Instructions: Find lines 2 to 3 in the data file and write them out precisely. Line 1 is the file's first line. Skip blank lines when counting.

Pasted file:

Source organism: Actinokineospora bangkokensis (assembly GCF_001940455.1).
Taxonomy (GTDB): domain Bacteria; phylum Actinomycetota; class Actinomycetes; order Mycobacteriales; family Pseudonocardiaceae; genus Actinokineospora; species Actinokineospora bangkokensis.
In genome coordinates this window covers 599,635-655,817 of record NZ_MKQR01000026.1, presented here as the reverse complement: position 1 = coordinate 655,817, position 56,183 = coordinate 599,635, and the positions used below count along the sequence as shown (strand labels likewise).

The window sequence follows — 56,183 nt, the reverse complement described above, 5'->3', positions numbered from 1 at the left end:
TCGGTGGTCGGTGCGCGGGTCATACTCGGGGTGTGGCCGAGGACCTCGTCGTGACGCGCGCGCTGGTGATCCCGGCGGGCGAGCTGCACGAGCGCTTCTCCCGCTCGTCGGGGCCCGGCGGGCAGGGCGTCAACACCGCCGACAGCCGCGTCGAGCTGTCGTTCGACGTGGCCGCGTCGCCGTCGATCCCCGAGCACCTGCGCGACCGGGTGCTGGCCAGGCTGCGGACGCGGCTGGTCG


Taxonomy (GTDB): domain Bacteria; phylum Actinomycetota; class Actinomycetes; order Mycobacteriales; family Pseudonocardiaceae; genus Actinokineospora; species Actinokineospora bangkokensis.
In genome coordinates this window covers 599,635-655,817 of record NZ_MKQR01000026.1, presented here as the reverse complement: position 1 = coordinate 655,817, position 56,183 = coordinate 599,635, and the positions used below count along the sequence as shown (strand labels likewise).